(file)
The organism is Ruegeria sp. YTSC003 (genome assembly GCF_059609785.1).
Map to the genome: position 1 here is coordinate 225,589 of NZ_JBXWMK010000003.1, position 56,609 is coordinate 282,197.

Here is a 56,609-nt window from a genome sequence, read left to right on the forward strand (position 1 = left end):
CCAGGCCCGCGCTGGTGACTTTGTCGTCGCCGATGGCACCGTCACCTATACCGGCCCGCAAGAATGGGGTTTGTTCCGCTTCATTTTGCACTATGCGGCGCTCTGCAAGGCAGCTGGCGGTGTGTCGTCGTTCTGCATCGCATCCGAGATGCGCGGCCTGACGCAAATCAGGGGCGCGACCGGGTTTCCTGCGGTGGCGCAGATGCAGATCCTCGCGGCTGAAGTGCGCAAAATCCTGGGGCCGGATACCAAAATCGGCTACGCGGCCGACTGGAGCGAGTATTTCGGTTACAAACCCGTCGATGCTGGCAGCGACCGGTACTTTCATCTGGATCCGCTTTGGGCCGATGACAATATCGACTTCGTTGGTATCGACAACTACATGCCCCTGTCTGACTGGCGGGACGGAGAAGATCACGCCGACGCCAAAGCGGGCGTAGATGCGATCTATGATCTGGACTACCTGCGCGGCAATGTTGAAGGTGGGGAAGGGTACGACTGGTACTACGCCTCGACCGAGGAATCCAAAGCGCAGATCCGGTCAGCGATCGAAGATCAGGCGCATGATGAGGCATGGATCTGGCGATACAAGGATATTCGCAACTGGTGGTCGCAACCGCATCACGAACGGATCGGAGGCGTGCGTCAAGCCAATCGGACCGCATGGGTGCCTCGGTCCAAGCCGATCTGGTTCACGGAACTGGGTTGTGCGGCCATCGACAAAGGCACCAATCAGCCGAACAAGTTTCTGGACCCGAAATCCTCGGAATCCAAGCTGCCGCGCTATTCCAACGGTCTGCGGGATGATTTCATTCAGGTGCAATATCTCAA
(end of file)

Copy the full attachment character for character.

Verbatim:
The organism is Ruegeria sp. YTSC003 (genome assembly GCF_059609785.1).
Map to the genome: position 1 here is coordinate 225,589 of NZ_JBXWMK010000003.1, position 56,609 is coordinate 282,197.

Here is a 56,609-nt window from a genome sequence, read left to right on the forward strand (position 1 = left end):
CCAGGCCCGCGCTGGTGACTTTGTCGTCGCCGATGGCACCGTCACCTATACCGGCCCGCAAGAATGGGGTTTGTTCCGCTTCATTTTGCACTATGCGGCGCTCTGCAAGGCAGCTGGCGGTGTGTCGTCGTTCTGCATCGCATCCGAGATGCGCGGCCTGACGCAAATCAGGGGCGCGACCGGGTTTCCTGCGGTGGCGCAGATGCAGATCCTCGCGGCTGAAGTGCGCAAAATCCTGGGGCCGGATACCAAAATCGGCTACGCGGCCGACTGGAGCGAGTATTTCGGTTACAAACCCGTCGATGCTGGCAGCGACCGGTACTTTCATCTGGATCCGCTTTGGGCCGATGACAATATCGACTTCGTTGGTATCGACAACTACATGCCCCTGTCTGACTGGCGGGACGGAGAAGATCACGCCGACGCCAAAGCGGGCGTAGATGCGATCTATGATCTGGACTACCTGCGCGGCAATGTTGAAGGTGGGGAAGGGTACGACTGGTACTACGCCTCGACCGAGGAATCCAAAGCGCAGATCCGGTCAGCGATCGAAGATCAGGCGCATGATGAGGCATGGATCTGGCGATACAAGGATATTCGCAACTGGTGGTCGCAACCGCATCACGAACGGATCGGAGGCGTGCGTCAAGCCAATCGGACCGCATGGGTGCCTCGGTCCAAGCCGATCTGGTTCACGGAACTGGGTTGTGCGGCCATCGACAAAGGCACCAATCAGCCGAACAAGTTTCTGGACCCGAAATCCTCGGAATCCAAGCTGCCGCGCTATTCCAACGGTCTGCGGGATGATTTCATTCAGGTGCAATATCTCAA